Electronic waste: In e-waste one typically finds large quantities of epoxy resins, fiberglass, PCBs, PVC (polyvinyl chlorides), thermosetting plastics, lead, tin, copper, silicon, beryllium, aluminium, cadmium, mercury, and thallium. In trace amounts one finds americium, antimony, arsenic, barium, bismuth, boron, cobalt, europium, gallium, germanium, gold, indium, lithium, manganese, nickel, niobium, palladium, platinum, rhodium, ruthenium, selenium, silver, tantalum, terbium, thorium, titanium, vanadium, and yttrium. Most of these elements, compounds & chemicals are toxic to most organisms (Photo at right: remains of a severely corroded CD player plucked out of the Quittie in July 2011, one of many such examples of e-waste contaminating our local waterways)
Pharmaceutical waste: It would be impossible to list all the pharmaceutical products that currently pose a threat to the Quittapahilla watershed & other waterways in North America & around the world. Flushing that old medicine down the toilet? Since most wastewater treatment plants do not test for or remove pharmaceuticals, flushing those old pills down the toilet is no different than walking down the local creek and pitching them in. Suffice it to say that the list of potentially hazardous pharmaceuticals is as long as the threat they pose is big, and that ample indirect evidence exists to characterize the Quittapahilla watershed as impaired by pharmaceutical waste. What indirect evidence? Mainly abundant quantities of empty prescription drug bottles (most without labels) & over-the-counter drug containers (e.g., aspirin, Tylenol, cough syrups, antibiotics) & discarded syringes, as shown by the photos published by & "artifacts" on exhibit at the Quittapahilla Creek Garbage Museum in Annville.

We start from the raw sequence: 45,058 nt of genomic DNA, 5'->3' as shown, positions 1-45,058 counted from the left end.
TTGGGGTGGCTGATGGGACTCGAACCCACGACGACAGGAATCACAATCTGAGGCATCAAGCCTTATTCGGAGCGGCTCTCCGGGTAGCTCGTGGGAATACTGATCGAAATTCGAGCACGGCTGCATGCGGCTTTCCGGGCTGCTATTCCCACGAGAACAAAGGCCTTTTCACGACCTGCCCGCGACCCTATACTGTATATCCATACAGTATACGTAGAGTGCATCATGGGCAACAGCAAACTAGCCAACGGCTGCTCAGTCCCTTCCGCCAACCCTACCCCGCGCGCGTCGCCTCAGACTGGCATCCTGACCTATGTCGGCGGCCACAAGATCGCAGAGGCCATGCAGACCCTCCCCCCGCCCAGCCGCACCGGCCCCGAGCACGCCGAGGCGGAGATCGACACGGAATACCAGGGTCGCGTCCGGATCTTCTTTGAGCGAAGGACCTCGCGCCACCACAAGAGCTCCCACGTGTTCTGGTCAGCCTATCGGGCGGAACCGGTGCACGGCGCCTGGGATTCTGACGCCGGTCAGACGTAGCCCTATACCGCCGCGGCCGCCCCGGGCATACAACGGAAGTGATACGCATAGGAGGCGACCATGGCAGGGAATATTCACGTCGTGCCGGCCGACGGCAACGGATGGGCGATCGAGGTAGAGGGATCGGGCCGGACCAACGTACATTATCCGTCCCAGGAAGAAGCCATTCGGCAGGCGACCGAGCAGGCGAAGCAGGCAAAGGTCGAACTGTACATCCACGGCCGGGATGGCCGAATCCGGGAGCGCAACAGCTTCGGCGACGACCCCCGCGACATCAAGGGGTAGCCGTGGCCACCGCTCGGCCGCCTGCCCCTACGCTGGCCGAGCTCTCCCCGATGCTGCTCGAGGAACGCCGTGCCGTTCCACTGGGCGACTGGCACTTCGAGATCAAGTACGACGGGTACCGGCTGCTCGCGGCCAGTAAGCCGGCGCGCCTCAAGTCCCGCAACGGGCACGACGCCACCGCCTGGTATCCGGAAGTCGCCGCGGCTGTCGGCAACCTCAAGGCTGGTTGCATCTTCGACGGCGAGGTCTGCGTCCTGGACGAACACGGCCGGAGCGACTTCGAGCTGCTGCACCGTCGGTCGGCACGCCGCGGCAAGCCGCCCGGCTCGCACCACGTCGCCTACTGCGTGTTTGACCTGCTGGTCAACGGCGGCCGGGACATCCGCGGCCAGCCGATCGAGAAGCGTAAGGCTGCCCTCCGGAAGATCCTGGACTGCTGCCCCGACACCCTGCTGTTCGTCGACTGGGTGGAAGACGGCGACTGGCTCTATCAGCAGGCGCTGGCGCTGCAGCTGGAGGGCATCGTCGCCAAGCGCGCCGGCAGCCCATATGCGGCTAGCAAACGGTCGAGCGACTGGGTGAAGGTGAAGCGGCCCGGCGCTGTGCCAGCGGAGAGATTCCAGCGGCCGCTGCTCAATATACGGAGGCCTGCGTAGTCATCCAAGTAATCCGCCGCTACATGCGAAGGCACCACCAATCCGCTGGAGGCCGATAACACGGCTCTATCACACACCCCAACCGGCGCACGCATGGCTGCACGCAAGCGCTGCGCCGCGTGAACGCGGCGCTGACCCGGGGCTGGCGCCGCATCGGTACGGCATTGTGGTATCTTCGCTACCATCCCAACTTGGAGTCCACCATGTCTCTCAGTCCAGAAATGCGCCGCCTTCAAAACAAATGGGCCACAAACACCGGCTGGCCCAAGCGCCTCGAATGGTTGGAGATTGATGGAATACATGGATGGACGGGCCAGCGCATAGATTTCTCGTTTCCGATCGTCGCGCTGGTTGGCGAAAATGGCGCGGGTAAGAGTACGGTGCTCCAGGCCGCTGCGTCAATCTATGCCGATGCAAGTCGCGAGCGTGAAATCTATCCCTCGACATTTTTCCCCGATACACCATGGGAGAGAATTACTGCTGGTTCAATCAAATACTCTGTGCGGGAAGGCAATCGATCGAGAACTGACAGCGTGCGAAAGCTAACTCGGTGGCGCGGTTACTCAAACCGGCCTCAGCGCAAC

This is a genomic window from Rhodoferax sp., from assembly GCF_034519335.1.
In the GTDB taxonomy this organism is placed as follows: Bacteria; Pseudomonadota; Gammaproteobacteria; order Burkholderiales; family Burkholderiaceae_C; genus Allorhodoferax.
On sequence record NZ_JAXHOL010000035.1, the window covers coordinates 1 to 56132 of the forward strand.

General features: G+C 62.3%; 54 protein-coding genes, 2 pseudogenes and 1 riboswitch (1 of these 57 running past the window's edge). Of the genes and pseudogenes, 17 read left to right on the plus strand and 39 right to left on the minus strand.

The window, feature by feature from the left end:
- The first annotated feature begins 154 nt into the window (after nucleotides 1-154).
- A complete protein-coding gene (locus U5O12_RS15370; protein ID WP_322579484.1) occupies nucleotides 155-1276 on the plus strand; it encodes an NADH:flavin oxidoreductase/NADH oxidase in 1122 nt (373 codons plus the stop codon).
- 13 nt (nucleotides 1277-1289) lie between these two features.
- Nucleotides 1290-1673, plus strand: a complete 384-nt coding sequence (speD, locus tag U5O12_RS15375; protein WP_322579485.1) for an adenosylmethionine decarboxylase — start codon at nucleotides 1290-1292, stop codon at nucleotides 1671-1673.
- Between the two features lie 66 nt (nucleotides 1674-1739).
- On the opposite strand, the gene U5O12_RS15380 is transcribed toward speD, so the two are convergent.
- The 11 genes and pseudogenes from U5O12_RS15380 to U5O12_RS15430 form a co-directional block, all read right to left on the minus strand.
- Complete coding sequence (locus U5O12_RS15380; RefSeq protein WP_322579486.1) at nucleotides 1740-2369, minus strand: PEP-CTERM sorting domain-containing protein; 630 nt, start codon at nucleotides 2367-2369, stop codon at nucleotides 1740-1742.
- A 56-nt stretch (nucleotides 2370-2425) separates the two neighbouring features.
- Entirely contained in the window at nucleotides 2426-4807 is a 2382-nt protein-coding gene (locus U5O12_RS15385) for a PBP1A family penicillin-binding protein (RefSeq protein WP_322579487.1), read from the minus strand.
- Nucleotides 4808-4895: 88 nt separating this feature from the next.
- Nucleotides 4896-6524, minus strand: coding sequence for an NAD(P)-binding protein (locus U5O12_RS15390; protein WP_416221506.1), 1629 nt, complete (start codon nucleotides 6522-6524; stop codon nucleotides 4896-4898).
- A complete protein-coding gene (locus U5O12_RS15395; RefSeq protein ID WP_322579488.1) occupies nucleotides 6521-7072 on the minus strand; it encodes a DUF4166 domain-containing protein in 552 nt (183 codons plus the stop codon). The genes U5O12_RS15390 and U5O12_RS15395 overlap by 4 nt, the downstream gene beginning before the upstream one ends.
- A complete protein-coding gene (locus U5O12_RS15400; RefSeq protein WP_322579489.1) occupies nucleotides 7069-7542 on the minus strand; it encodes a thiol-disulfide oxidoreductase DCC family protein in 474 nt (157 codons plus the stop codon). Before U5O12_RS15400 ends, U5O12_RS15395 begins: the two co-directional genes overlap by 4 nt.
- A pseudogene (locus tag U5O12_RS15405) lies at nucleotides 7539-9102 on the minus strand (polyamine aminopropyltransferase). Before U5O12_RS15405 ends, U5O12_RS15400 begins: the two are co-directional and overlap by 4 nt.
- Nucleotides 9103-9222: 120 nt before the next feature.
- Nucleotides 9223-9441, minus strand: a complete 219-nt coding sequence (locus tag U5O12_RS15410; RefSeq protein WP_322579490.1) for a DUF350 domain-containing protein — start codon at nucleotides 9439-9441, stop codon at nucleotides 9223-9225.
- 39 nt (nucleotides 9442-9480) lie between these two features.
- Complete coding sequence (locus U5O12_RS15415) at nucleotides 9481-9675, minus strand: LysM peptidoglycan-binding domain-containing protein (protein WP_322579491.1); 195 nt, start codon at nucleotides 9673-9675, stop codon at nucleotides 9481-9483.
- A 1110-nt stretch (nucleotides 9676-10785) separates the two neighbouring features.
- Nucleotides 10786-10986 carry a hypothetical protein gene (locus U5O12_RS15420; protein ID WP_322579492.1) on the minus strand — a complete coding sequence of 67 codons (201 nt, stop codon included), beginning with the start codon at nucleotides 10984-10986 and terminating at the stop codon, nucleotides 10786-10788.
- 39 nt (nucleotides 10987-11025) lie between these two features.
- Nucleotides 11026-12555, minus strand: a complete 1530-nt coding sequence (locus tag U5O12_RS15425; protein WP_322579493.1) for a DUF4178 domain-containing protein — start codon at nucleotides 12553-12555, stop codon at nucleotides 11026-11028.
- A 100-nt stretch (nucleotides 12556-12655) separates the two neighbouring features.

Household Hazardous Waste: The chart below offers a simplified synopsis of the major types of hazardous household waste (HHW) that typically contaminate urban creeks & rivers like Quittapahilla Creek:
In the Chesapeake Bay watershed today, the main issues relating to creek protection center on the efforts of states & local governments to comply with the provisions of the Clean Water Act of 1987 — a living law for which each year the federal EPA issues new regulations, standards & mandates that state & local governments have to comply with. A major issue here is MS4, or Municipal Separate Stormwater Sewer Systems — federal requirements for managing stormwater that must met by state & local governments across the watershed. The Wikipedia entry on the Clean Water Act is a very good place to start. A section of the EPA's website offers detailed discussions of MS4 and Clean Water Act related issues. This website's page on the Lebanon County Clean Water Alliance (LCCWA) surveys the county's history of foot-dragging on meeting MS4 requirements, and documents what's being done locally now.